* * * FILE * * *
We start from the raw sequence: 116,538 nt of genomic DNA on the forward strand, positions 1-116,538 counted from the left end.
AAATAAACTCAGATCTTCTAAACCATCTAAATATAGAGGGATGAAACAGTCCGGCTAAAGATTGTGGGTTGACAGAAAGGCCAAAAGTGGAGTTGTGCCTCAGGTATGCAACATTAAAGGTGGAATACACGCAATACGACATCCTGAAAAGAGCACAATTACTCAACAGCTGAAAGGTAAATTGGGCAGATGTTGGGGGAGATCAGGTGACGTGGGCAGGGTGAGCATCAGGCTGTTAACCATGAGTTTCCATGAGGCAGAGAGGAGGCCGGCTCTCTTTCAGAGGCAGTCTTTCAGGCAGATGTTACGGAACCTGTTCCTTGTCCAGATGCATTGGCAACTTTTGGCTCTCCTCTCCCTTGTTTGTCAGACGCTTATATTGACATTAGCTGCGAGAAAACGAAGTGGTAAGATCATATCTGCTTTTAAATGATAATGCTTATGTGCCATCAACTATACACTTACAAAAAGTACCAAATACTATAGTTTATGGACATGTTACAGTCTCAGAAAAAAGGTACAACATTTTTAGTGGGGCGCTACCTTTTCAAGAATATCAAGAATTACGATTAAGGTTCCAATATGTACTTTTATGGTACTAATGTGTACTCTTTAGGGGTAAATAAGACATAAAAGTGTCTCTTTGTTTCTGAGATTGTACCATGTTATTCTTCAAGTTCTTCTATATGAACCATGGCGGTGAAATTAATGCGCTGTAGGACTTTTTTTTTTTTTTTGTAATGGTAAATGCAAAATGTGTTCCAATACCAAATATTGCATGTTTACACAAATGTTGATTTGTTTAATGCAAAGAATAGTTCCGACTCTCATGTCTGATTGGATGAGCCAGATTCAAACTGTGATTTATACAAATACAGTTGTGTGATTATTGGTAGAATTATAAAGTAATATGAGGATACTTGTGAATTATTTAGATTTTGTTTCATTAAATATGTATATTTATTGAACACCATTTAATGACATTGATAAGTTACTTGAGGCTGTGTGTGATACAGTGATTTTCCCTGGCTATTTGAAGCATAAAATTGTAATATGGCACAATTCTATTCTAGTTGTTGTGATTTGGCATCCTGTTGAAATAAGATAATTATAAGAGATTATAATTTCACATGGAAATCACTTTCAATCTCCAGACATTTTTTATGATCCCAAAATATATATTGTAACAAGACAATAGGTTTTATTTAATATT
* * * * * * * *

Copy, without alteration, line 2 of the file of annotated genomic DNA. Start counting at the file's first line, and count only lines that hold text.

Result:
AAATAAACTCAGATCTTCTAAACCATCTAAATATAGAGGGATGAAACAGTCCGGCTAAAGATTGTGGGTTGACAGAAAGGCCAAAAGTGGAGTTGTGCCTCAGGTATGCAACATTAAAGGTGGAATACACGCAATACGACATCCTGAAAAGAGCACAATTACTCAACAGCTGAAAGGTAAATTGGGCAGATGTTGGGGGAGATCAGGTGACGTGGGCAGGGTGAGCATCAGGCTGTTAACCATGAGTTTCCATGAGGCAGAGAGGAGGCCGGCTCTCTTTCAGAGGCAGTCTTTCAGGCAGATGTTACGGAACCTGTTCCTTGTCCAGATGCATTGGCAACTTTTGGCTCTCCTCTCCCTTGTTTGTCAGACGCTTATATTGACATTAGCTGCGAGAAAACGAAGTGGTAAGATCATATCTGCTTTTAAATGATAATGCTTATGTGCCATCAACTATACACTTACAAAAAGTACCAAATACTATAGTTTATGGACATGTTACAGTCTCAGAAAAAAGGTACAACATTTTTAGTGGGGCGCTACCTTTTCAAGAATATCAAGAATTACGATTAAGGTTCCAATATGTACTTTTATGGTACTAATGTGTACTCTTTAGGGGTAAATAAGACATAAAAGTGTCTCTTTGTTTCTGAGATTGTACCATGTTATTCTTCAAGTTCTTCTATATGAACCATGGCGGTGAAATTAATGCGCTGTAGGACTTTTTTTTTTTTTTTGTAATGGTAAATGCAAAATGTGTTCCAATACCAAATATTGCATGTTTACACAAATGTTGATTTGTTTAATGCAAAGAATAGTTCCGACTCTCATGTCTGATTGGATGAGCCAGATTCAAACTGTGATTTATACAAATACAGTTGTGTGATTATTGGTAGAATTATAAAGTAATATGAGGATACTTGTGAATTATTTAGATTTTGTTTCATTAAATATGTATATTTATTGAACACCATTTAATGACATTGATAAGTTACTTGAGGCTGTGTGTGATACAGTGATTTTCCCTGGCTATTTGAAGCATAAAATTGTAATATGGCACAATTCTATTCTAGTTGTTGTGATTTGGCATCCTGTTGAAATAAGATAATTATAAGAGATTATAATTTCACATGGAAATCACTTTCAATCTCCAGACATTTTTTATGATCCCAAAATATATATTGTAACAAGACAATAGGTTTTATTTAATATT